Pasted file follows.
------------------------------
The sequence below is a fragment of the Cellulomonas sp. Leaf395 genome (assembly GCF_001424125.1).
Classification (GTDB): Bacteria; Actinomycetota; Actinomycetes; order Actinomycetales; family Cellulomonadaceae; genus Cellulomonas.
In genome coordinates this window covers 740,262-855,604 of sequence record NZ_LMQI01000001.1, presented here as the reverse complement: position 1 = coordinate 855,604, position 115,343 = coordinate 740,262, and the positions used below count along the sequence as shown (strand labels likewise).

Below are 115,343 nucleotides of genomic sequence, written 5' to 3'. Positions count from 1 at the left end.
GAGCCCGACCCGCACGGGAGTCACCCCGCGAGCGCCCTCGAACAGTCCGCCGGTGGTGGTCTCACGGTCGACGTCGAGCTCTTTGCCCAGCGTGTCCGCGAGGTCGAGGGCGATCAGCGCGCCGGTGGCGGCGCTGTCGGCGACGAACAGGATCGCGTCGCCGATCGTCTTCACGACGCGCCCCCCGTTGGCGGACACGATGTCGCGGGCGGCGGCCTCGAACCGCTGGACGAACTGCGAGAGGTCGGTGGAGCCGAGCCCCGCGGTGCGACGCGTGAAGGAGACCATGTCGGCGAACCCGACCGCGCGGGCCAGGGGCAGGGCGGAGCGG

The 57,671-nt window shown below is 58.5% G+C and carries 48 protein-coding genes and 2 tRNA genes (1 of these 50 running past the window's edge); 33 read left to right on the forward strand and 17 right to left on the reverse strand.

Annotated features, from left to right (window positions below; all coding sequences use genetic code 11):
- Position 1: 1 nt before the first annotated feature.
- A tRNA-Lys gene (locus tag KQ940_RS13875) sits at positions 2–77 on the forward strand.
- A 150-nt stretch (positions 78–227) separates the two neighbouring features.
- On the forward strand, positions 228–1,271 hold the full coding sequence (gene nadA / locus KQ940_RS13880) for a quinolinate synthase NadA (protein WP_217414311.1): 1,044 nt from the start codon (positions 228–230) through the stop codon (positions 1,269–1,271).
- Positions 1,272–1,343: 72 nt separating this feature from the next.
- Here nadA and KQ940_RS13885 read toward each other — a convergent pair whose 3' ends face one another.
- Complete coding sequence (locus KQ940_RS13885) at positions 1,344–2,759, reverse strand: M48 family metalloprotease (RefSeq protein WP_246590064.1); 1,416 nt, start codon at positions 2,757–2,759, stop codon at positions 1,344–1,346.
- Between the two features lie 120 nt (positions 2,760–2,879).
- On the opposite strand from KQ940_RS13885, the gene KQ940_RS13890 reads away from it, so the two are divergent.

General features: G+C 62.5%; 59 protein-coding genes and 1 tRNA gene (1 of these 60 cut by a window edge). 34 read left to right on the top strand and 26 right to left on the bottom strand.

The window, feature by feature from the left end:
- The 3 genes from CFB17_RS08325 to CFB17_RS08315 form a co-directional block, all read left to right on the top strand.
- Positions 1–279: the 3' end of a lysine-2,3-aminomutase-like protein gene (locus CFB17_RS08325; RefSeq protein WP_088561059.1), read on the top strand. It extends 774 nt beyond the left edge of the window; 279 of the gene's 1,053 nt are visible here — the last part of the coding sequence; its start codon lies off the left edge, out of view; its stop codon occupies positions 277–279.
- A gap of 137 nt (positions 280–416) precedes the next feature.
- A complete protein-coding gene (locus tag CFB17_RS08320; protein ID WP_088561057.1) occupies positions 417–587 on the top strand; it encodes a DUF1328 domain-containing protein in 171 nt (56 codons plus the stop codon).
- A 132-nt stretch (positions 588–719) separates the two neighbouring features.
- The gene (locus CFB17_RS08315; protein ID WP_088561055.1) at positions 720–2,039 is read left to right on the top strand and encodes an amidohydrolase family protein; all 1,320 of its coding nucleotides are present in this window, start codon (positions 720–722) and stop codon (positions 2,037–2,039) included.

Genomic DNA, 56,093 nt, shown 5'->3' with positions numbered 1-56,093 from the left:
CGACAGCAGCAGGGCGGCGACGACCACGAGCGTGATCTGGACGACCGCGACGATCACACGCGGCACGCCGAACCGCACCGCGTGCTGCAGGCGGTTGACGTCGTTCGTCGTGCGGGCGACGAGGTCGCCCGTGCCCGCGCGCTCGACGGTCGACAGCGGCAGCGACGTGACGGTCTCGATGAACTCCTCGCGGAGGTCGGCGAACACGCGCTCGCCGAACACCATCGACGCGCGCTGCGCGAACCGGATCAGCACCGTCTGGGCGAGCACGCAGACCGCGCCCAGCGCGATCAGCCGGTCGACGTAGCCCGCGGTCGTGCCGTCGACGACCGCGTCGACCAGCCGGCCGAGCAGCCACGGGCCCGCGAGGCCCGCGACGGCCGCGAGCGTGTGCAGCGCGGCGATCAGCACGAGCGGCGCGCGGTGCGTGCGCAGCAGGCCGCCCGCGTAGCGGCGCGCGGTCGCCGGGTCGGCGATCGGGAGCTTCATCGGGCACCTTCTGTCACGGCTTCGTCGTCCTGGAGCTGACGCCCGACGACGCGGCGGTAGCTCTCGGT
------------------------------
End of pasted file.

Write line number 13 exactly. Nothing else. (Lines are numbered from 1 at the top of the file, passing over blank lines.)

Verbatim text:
- Here nadA and KQ940_RS13885 read toward each other — a convergent pair whose 3' ends face one another.